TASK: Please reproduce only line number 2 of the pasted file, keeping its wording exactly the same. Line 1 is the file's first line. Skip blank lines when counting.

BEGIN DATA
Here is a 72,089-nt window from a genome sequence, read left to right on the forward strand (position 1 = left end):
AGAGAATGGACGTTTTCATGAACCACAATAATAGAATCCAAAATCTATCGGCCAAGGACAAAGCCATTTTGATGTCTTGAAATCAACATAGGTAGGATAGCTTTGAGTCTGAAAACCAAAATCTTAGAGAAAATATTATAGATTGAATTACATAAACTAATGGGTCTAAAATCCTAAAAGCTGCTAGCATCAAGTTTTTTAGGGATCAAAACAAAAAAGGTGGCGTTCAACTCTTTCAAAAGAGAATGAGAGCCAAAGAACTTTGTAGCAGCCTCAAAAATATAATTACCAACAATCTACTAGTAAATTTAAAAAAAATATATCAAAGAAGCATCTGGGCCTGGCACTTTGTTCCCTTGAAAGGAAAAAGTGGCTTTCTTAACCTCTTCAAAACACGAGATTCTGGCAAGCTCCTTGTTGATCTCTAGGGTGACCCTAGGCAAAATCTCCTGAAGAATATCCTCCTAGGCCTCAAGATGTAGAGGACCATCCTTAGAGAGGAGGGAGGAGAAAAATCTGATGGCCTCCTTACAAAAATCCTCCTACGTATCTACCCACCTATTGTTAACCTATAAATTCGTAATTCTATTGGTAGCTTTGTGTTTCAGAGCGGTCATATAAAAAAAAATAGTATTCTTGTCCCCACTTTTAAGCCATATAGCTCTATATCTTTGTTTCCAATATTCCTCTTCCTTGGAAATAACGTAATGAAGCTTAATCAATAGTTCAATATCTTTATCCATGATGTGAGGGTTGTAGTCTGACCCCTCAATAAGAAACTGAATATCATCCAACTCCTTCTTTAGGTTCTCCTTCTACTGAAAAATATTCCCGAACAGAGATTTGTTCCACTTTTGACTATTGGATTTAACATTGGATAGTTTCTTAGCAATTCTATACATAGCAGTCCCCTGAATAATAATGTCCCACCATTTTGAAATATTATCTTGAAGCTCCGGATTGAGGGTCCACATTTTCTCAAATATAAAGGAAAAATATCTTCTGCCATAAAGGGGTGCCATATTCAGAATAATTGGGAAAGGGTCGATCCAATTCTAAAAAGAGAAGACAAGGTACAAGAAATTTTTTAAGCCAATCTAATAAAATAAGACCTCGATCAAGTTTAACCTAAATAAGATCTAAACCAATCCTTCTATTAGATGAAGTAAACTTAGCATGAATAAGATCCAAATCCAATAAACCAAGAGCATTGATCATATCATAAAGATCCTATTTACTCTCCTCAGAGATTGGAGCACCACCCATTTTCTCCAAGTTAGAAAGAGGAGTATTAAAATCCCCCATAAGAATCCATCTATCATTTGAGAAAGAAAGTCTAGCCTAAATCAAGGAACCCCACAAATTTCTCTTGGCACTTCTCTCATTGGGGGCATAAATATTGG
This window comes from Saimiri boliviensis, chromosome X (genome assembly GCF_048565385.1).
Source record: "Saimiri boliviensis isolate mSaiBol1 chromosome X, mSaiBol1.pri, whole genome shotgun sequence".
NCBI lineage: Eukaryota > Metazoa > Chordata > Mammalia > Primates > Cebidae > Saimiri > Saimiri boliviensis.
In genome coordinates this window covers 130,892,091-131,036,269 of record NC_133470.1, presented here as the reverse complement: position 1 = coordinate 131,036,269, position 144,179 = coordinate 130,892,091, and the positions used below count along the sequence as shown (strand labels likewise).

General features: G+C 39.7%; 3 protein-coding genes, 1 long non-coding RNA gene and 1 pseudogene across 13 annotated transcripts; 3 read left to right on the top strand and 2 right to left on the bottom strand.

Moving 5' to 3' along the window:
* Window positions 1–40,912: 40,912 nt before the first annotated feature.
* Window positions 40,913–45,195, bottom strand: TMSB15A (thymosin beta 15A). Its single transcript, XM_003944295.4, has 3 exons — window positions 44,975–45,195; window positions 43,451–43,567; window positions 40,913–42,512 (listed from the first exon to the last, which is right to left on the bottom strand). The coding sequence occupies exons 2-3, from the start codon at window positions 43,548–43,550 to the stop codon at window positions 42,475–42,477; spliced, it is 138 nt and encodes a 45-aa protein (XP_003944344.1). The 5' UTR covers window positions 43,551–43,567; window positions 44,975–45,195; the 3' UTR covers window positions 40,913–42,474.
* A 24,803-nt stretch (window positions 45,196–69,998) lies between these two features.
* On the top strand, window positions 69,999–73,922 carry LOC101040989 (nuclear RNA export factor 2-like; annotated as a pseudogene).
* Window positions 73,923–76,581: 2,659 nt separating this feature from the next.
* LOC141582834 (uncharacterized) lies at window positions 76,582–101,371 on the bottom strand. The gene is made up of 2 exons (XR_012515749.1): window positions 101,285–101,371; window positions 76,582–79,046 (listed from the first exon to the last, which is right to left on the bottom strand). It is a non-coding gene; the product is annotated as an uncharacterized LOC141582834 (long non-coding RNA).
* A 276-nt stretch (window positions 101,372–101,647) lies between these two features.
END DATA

AGAGAATGGACGTTTTCATGAACCACAATAATAGAATCCAAAATCTATCGGCCAAGGACAAAGCCATTTTGATGTCTTGAAATCAACATAGGTAGGATAGCTTTGAGTCTGAAAACCAAAATCTTAGAGAAAATATTATAGATTGAATTACATAAACTAATGGGTCTAAAATCCTAAAAGCTGCTAGCATCAAGTTTTTTAGGGATCAAAACAAAAAAGGTGGCGTTCAACTCTTTCAAAAGAGAATGAGAGCCAAAGAACTTTGTAGCAGCCTCAAAAATATAATTACCAACAATCTACTAGTAAATTTAAAAAAAATATATCAAAGAAGCATCTGGGCCTGGCACTTTGTTCCCTTGAAAGGAAAAAGTGGCTTTCTTAACCTCTTCAAAACACGAGATTCTGGCAAGCTCCTTGTTGATCTCTAGGGTGACCCTAGGCAAAATCTCCTGAAGAATATCCTCCTAGGCCTCAAGATGTAGAGGACCATCCTTAGAGAGGAGGGAGGAGAAAAATCTGATGGCCTCCTTACAAAAATCCTCCTACGTATCTACCCACCTATTGTTAACCTATAAATTCGTAATTCTATTGGTAGCTTTGTGTTTCAGAGCGGTCATATAAAAAAAAATAGTATTCTTGTCCCCACTTTTAAGCCATATAGCTCTATATCTTTGTTTCCAATATTCCTCTTCCTTGGAAATAACGTAATGAAGCTTAATCAATAGTTCAATATCTTTATCCATGATGTGAGGGTTGTAGTCTGACCCCTCAATAAGAAACTGAATATCATCCAACTCCTTCTTTAGGTTCTCCTTCTACTGAAAAATATTCCCGAACAGAGATTTGTTCCACTTTTGACTATTGGATTTAACATTGGATAGTTTCTTAGCAATTCTATACATAGCAGTCCCCTGAATAATAATGTCCCACCATTTTGAAATATTATCTTGAAGCTCCGGATTGAGGGTCCACATTTTCTCAAATATAAAGGAAAAATATCTTCTGCCATAAAGGGGTGCCATATTCAGAATAATTGGGAAAGGGTCGATCCAATTCTAAAAAGAGAAGACAAGGTACAAGAAATTTTTTAAGCCAATCTAATAAAATAAGACCTCGATCAAGTTTAACCTAAATAAGATCTAAACCAATCCTTCTATTAGATGAAGTAAACTTAGCATGAATAAGATCCAAATCCAATAAACCAAGAGCATTGATCATATCATAAAGATCCTATTTACTCTCCTCAGAGATTGGAGCACCACCCATTTTCTCCAAGTTAGAAAGAGGAGTATTAAAATCCCCCATAAGAATCCATCTATCATTTGAGAAAGAAAGTCTAGCCTAAATCAAGGAACCCCACAAATTTCTCTTGGCACTTCTCTCATTGGGGGCATAAATATTGG